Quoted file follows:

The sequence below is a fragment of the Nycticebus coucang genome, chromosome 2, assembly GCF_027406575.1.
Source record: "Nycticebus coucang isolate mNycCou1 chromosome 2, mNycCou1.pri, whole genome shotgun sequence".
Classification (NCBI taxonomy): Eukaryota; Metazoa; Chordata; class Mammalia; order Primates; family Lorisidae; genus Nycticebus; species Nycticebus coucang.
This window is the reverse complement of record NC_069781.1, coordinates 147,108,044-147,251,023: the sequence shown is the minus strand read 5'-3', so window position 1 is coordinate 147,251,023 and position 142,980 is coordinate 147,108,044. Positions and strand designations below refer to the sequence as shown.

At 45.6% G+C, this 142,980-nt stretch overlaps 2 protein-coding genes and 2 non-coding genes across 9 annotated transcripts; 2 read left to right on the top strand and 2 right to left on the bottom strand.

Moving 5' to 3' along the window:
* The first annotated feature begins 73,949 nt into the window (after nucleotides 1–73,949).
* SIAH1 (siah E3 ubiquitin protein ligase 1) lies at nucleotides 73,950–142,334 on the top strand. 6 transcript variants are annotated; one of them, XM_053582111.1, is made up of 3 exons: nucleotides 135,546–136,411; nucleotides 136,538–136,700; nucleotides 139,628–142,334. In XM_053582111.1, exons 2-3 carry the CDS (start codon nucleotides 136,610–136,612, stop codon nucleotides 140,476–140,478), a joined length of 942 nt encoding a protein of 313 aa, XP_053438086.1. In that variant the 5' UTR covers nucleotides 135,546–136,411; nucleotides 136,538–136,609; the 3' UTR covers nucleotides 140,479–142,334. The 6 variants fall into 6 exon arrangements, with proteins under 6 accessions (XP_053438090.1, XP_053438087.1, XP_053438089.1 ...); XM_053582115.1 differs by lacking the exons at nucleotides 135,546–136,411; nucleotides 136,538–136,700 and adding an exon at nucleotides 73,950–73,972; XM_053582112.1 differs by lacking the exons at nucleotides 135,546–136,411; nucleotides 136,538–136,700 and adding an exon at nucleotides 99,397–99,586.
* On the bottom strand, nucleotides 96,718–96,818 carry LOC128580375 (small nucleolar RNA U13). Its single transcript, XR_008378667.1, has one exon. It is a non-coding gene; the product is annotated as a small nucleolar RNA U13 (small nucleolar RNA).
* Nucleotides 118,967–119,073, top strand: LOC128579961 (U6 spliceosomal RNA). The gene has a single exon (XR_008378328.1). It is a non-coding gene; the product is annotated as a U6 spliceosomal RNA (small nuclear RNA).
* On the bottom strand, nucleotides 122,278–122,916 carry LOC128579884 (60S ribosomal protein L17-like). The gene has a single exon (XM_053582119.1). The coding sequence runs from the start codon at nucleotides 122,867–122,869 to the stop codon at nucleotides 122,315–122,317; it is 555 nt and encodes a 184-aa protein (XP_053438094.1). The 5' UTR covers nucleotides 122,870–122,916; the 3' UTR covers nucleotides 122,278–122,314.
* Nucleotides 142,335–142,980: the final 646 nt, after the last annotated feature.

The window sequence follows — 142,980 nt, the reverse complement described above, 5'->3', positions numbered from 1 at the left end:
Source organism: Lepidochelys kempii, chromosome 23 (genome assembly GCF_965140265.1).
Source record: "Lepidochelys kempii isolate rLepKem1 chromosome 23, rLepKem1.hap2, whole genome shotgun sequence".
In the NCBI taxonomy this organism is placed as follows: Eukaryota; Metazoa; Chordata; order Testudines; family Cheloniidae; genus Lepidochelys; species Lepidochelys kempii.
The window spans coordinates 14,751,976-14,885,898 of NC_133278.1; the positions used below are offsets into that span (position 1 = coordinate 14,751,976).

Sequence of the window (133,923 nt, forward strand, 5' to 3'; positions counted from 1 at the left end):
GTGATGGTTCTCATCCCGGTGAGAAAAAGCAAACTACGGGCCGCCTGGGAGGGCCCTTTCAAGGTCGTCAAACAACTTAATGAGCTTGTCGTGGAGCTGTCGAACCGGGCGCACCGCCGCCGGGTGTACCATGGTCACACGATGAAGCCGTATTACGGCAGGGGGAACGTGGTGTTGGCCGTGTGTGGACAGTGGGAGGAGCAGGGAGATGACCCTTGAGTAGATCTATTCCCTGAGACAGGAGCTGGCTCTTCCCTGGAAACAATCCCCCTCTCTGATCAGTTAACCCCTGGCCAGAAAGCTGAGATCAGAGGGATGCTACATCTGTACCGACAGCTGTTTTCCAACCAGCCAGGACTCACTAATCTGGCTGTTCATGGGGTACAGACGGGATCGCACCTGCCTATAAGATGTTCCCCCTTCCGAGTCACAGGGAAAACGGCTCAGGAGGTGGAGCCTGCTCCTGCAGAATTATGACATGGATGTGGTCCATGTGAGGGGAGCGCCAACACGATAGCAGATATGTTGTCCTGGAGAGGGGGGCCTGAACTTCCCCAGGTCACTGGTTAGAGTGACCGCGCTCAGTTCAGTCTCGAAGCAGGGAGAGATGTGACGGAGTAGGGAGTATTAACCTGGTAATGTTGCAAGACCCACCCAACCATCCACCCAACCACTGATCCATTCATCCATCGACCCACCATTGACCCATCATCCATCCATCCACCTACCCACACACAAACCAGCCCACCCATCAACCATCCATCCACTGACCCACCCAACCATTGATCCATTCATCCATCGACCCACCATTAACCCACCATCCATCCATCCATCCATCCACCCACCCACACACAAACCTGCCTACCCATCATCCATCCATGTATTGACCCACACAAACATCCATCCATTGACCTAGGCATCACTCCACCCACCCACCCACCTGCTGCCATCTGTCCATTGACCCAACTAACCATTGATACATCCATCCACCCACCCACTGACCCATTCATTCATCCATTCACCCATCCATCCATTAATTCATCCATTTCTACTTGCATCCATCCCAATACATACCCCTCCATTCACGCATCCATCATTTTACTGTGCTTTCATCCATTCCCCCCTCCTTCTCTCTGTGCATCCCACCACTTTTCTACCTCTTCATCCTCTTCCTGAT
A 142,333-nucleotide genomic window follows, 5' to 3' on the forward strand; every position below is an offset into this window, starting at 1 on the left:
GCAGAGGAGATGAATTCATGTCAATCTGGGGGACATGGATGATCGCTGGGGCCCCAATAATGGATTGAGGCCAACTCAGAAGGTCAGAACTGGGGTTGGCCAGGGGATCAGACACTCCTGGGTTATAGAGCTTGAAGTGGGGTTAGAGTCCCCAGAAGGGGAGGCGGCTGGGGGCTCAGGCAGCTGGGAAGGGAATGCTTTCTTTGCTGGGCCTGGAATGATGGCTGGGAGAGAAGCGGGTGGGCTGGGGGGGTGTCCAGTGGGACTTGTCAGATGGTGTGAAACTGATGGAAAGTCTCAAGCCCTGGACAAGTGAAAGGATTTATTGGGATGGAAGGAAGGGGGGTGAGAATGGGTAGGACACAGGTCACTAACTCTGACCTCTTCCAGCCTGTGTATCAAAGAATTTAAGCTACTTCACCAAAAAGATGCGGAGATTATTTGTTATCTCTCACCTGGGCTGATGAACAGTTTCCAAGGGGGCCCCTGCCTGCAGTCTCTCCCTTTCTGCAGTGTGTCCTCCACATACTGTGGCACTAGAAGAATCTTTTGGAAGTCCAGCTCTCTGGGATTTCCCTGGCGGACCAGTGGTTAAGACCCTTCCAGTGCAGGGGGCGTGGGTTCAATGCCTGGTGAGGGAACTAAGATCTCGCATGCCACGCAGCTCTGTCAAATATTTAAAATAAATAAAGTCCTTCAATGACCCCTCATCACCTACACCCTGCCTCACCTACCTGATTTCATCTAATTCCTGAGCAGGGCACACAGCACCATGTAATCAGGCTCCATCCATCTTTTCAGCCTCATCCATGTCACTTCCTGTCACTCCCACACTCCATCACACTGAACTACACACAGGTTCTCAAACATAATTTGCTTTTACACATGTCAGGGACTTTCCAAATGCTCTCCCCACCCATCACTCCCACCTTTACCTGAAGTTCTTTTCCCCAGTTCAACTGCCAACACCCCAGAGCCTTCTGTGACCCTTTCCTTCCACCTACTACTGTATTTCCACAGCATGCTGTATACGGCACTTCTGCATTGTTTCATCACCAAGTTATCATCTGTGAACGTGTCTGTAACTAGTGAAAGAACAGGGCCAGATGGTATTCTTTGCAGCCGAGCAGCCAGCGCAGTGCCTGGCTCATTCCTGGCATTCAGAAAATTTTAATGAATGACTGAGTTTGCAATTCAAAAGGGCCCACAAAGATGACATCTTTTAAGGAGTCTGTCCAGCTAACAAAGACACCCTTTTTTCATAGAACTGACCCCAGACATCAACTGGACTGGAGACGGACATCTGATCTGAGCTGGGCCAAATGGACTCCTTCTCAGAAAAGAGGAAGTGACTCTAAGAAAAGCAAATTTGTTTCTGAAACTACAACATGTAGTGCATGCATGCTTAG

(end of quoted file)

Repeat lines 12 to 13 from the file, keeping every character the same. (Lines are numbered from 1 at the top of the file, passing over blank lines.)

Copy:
* Nucleotides 142,335–142,980: the final 646 nt, after the last annotated feature.

The window sequence follows — 142,980 nt, the reverse complement described above, 5'->3', positions numbered from 1 at the left end: